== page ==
There are the usual 1.4, 1.6 and 2.0-litre petrol engines, as well as the 2.5-litre turbo in the ST, but on the diesel side, Ford has introduced the ECOnetic model, using the 1.6-litre TDCi engine in 109bhp tune, alongside the more familiar names and numbers.
This car offers fuel economy of 65.8mpg and more importantly, CO2 emissions of 115g/km, putting it into the new low CO2 tax banding of 13% and qualifying for the likely exemption to the London congestion charge next year.
Using remapped engine management, lowering the ride height, fitting new aerodynamic bumpers, pouring in low-viscosity transmission oil and shoeing the Focus with low rolling resistance tyres has made the car easier to move.
Consequently the engine doesn’t have to work so hard, and fuel consumption and emissions are reduced.
Price for the ECOnetic start at £15,795.
Ford is sticking to its alternative fuel strategy with the Flexifuel bioethanol and CNG models too, although the ECOnetic should be the stopping point for most drivers thinking about the greener route due to its more practical running considerations.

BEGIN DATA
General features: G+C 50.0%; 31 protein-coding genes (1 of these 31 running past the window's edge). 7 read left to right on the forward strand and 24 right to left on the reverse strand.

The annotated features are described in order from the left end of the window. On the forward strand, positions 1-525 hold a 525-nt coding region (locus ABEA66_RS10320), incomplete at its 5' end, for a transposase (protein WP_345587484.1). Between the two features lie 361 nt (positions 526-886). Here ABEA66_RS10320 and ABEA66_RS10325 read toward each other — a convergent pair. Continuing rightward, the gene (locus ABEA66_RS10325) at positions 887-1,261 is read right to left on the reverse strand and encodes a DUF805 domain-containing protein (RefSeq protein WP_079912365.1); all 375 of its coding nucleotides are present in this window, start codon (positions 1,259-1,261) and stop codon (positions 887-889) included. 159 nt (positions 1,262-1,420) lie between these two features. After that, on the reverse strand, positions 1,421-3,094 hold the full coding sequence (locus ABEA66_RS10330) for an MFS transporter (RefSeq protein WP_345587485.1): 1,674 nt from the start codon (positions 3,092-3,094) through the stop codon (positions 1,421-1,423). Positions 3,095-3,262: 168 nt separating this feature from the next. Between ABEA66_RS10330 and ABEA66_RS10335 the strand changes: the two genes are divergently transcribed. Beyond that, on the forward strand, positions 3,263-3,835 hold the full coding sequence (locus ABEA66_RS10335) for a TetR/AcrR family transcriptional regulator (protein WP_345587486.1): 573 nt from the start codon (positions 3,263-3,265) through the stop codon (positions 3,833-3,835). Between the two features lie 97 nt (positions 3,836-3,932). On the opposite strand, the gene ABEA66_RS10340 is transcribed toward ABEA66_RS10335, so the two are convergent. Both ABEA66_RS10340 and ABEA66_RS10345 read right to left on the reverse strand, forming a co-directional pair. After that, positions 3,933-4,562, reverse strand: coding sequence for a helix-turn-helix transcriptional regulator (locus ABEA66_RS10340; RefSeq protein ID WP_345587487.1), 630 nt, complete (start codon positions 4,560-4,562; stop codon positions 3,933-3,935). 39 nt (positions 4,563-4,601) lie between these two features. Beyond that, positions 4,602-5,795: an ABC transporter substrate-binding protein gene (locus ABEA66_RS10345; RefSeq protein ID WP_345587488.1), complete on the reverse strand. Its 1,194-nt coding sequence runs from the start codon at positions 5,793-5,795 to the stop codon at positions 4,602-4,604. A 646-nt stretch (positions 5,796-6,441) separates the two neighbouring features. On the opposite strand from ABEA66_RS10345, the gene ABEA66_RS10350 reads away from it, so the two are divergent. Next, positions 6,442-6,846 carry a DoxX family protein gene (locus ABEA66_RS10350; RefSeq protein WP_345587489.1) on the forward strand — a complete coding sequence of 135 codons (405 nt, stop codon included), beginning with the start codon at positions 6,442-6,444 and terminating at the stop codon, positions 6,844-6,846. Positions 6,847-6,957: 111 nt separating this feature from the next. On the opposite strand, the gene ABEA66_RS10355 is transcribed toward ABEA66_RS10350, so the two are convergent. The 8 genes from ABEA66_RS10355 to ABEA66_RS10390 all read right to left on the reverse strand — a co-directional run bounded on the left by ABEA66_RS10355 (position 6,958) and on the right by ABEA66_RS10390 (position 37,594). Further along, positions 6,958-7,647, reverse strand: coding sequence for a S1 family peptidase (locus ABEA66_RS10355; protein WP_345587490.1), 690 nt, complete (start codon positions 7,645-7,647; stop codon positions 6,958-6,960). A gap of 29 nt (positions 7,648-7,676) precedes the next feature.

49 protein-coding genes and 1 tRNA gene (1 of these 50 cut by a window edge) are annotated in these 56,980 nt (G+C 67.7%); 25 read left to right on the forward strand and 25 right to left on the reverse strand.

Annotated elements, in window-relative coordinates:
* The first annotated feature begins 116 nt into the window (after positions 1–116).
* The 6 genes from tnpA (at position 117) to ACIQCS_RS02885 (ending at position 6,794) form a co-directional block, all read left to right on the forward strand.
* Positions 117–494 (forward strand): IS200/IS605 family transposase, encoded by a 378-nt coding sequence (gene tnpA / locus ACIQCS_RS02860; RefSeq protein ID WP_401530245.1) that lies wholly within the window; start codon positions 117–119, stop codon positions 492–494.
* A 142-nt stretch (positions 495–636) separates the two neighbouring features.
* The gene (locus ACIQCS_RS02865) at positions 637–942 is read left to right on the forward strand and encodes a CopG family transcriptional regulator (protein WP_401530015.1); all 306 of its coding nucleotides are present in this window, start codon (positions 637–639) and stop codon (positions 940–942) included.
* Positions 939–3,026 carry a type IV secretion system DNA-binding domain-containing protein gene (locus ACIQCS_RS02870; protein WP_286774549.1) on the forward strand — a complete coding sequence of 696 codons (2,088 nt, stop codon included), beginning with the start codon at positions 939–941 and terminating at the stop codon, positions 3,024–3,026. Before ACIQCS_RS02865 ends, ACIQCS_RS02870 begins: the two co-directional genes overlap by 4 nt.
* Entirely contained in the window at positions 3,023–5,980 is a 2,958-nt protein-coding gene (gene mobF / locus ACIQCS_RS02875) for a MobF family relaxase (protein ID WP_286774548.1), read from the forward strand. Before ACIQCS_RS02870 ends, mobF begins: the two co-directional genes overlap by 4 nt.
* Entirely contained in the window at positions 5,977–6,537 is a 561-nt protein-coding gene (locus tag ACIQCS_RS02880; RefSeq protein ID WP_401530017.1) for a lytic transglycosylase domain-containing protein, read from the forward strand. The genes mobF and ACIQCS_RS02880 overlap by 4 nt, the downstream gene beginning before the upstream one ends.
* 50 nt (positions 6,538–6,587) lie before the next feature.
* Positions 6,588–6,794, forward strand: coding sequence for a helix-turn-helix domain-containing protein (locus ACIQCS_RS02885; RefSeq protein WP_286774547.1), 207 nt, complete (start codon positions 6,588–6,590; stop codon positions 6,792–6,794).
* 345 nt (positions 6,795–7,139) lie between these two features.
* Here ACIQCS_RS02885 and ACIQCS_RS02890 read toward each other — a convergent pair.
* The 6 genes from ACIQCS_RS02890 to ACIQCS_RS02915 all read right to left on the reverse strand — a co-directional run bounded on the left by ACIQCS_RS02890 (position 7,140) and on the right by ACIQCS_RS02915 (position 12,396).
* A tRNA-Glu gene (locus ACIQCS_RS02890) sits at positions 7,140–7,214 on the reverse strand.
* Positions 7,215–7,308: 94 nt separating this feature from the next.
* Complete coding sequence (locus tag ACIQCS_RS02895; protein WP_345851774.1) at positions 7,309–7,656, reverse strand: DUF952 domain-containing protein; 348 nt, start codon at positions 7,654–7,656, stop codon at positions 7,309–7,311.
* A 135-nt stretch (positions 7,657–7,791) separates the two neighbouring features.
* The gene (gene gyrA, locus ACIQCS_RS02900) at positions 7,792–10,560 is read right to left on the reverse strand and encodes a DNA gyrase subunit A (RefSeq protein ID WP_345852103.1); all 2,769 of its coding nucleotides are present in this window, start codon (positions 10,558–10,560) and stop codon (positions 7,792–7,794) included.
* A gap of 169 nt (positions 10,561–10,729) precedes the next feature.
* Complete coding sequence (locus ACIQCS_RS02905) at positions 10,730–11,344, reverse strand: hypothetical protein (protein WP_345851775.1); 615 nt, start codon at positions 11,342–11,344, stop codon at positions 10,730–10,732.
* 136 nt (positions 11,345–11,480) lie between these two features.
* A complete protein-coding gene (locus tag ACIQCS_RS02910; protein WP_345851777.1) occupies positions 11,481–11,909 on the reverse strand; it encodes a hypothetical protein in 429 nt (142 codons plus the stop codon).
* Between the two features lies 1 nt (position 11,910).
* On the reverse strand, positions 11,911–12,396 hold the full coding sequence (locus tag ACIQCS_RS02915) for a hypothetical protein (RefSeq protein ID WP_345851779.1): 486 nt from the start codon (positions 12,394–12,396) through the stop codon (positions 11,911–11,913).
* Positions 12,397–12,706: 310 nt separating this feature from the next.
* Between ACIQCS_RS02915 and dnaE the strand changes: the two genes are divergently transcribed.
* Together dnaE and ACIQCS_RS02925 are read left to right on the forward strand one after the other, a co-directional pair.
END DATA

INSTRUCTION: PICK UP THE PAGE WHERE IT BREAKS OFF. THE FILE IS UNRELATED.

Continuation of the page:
To ensure drivers put the right fuel in their Focus, all models now come with the Easyfuel capless refuelling system which prevents them from putting the wrong nozzle in the wrong hole, which given the epidemic of misfuelling among fleets, is a very good thing.
There is also a new automatic six peed gearbox available with the 2.0 TDCi engine featuring a double clutch.
Called PowerShift, it should operate in much the same way as the DSG/S Tronic system Volkswagen and Audi use, and it does not affect CO2 levels either.
The guides reckon there will be a residual uplift of three to four percentage points for this refresh which means a significant saving across a fleet, and offsets the slightly higher front end price.
Volumes are expected to remain fairly similar, although Ford reckons that it will not chase price-led business preferring to concentrate on offering a richer model mix and more profitable business.